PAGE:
NEW ORLEANS (AP) — The symbol of gay pride is a rainbow but if the Southern Decadence festival that draws to a close on this Labor Day proves anything it is that the ubiquitous "pride flag" could easily be the color of money.
Not that money is everything. It doesn't overshadow the political bully pulpit from which a president, in his second inaugural address, equates the 1969 Stonewall rebellion with other civil rights milestones; or five little words from a pope: "Who am I to judge."
But for years, the loosely organized conglomeration of music and street parties centered around the bawdy gay bar scene at St. Ann and Bourbon Street has been — whether by design or not — making the case that gay commerce is a very big deal.
Promoters of the celebration estimate that, in years when the weather cooperates, the economic impact on the city far exceeds $100 million. Promoters and police were expecting more than 125,000 participants this year.
Many of those people are visitors, filling hotel rooms at a traditionally slow time for tourism in a city dependent on travelers.
People who make a living in the tourism industry know this.
And, so, the U.S. Supreme Court's June decisions striking down part of the Defense of Marriage Act while upholding the right of gays to marry in California didn't just advance the cause of marriage equality. It inspired a new element to the gay travel market: the promotion same-sex honeymoons.
The New Orleans Convention and Visitors Bureau and the separate Greater New Orleans Tourism Marketing Corporation each are promoting honeymoon trip giveaways on social media. NOTMC is spending an estimated $200,000 in gay travel marketing on gay travel websites.
Southern Decadence, meanwhile, gets a mention on the decidedly mainstream sites of the two New Orleans tourist promotion agencies, where it is sometimes referred to as the "gay Mardi Gras."
While Decadence is welcomed by city officials, its popularity, obviously, its appeal isn't universal. It still draws street preachers raging against homosexuality. And, even in the gay community, it has its critics, says John Hill, a longtime Louisiana journalist, a gay activist and past chairman of the Forum for Equality.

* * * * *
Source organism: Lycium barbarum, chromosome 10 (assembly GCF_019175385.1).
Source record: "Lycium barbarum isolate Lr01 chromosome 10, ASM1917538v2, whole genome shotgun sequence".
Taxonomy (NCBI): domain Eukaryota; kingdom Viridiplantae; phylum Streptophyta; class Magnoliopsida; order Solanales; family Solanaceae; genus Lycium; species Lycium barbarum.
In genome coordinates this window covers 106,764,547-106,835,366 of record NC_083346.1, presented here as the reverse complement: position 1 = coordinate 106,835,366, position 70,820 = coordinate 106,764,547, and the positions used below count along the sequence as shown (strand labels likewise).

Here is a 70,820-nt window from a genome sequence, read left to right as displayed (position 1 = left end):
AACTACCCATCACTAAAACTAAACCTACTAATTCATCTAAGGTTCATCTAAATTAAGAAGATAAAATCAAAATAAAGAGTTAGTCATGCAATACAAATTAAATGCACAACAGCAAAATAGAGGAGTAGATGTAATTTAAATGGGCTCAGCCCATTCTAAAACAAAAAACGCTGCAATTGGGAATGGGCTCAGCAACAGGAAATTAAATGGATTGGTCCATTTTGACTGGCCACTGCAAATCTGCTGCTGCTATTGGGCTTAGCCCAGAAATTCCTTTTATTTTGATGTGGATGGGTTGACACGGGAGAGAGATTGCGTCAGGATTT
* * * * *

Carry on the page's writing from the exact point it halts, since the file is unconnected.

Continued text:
"There's two lines of thought about this," says Hill, "One is that Decadence is a very good thing because it's a celebration of life. Another is that it plays to stereotypes."
Hill is among those in the former category.
"We're awfully glad that all of that money comes into this town."
Again, this kind of "green" movement doesn't address all of the issues driven by the gay, lesbian, bisexual and transgender community. And neither does Southern Decadence, where the crowd appears to be largely white gay men with disposable income.
Wesley Ware is director of an organization called BreakOUT, which advocates largely for young gays or transgendered women, often minorities, who find themselves on some of New Orleans' meaner streets. Their alleged mistreatment at the hands of police is one element of a federal court-backed reform plan for the New Orleans Police Department.
"Certainly marriage equality and adoption rights and those types of things are important wins," Ware says. "But they are not impacting our membership in the same way."
New Orleans police officials and Justice Department lawyers have met with BreakOUT and Forum for Equality members to address issues including allegations that some police officers have harassed and intimidated young gays and transgendered people.
It resulted in police issuing "Policy 402" during the summer: two pages of guidelines aimed at preventing biased policing, including the statement that a person's "actual or perceived gender identity, or sexual orientation" is not probable cause to suspect a crime.
"We really believe that by tackling those issues we are able to have a larger impact on the well-being of all LGBT people in this community," Ware said.
Kevin McGill is an Associated Press reporter in New Orleans.